The maligned Western Australian batsman was recalled into the team at the expense of incumbent No. 3 Usman Khawaja because of his proficiency against spin and success in the subcontinent albeit solely in Sri Lanka. Marsh has often been criticised due to his flighty batting but the 34-year-old impressively shelved the shots in a mature approach. However, apart from two half-centuries, he produced little else to once again appear to be up against the selection gun. Although his memorable fifth day defiance in Ranchi, where he resolutely combined with Peter Handscomb, saved his team in a rare rearguard stonewalling effort from Australia. With doubt over his future, that knock of 53 will probably go down as his best ever.

Peter Handscomb (198 runs; average: 28): 5/10

The 25-year-old had a stellar start to his Test career, where he finished the Australian summer with a Bradman-like average. Inevitably, the going was much more difficult in India for Handscomb, who was feted as one of Australia’s best players of spin but couldn’t get his game going.

Handscomb has a quirky technique which seems to befit baseball more. He may have to work on it for a better return. It was a tough series for the Victorian but an unbeaten 72 in Ranchi in a match-saving innings proved he has the temperament and the mental toughness to succeed at the Test level.

Mitchell Marsh (48 runs; average: 12): 1/10

Much like his brother, Mitchell Marsh has long been a punching bag. During a disastrous opening two Tests, Marsh’s reputation took a battering as he looked woefully out of his depth batting at six. He keeps getting selected because of the selectors’ quest to find a seam bowling all-rounder, but Marsh only bowled five overs and was wicket-less.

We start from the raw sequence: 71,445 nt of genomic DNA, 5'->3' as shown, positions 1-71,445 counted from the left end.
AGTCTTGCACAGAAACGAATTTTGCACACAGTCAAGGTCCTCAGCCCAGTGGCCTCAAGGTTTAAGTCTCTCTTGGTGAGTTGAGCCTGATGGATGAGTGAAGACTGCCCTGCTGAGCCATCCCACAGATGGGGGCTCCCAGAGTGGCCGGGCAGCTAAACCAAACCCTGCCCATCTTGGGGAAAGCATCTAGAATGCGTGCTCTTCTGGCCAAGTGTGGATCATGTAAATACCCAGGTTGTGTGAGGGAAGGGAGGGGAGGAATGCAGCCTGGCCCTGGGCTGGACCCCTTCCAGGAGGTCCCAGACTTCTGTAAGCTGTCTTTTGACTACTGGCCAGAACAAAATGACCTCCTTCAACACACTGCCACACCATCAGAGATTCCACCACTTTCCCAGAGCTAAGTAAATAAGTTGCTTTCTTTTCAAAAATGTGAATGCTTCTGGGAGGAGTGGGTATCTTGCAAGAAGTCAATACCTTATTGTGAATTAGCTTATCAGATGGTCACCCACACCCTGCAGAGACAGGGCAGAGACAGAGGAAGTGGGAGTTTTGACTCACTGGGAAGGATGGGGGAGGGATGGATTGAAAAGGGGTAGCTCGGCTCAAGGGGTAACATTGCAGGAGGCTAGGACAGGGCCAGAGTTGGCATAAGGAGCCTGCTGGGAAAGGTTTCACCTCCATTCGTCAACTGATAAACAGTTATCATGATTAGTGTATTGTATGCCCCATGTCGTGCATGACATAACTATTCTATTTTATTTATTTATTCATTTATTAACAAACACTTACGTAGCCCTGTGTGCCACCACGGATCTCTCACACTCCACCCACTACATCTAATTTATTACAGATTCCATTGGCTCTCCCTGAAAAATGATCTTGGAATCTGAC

The Western Australian would have been dropped for the third Test but a serious shoulder injury took care of that. Marsh may be out of action for the rest of the year casting further doubt on his future.

Glenn Maxwell (159 runs; average: 40): 7/10

With Marsh exiting the fold, the mercurial Glenn Maxwell was his replacement and fared considerably better. The hard-hitting batsman was playing his first Test in more than two years, but scored his first Test century in Ranchi to complete a successful comeback.

The 28-year-old displayed a far more mature approach, wisely preferring to play himself in before launching into his trademark big shots. Maxwell had mixed fortunes after that but did top score with a 60-ball 45 during Australia’s disastrous collapse in Dharamsala to effectively lose the series.

Maxwell’s handy off-spin was only barely utilised, just a mere six overs, as Smith seemingly missed a trick by underusing him. With the Victorian having played all of his five Tests in Asia, he will have to now prove he is much more than a ‘subcontinent specialist’ in Test cricket.

Matthew Wade (196 runs, average: 33; 9 catches, 4 stumpings): 6/10

There was a prevailing belief that Matthew Wade, a maligned wicketkeeper, would struggle behind the stumps on the lower and slower wickets of India. However, Wade handled the responsibility with aplomb and was generally reliable. There were no major howlers, which often blight his ’keeping.

With the bat, which is his strength, Wade was typically resolute and finished with an average higher than all the batsmen bar Smith and Maxwell. The 28-year-old’s standing was lifted a notch after this series.

Pat Cummins (8 wickets; average: 30): 8/10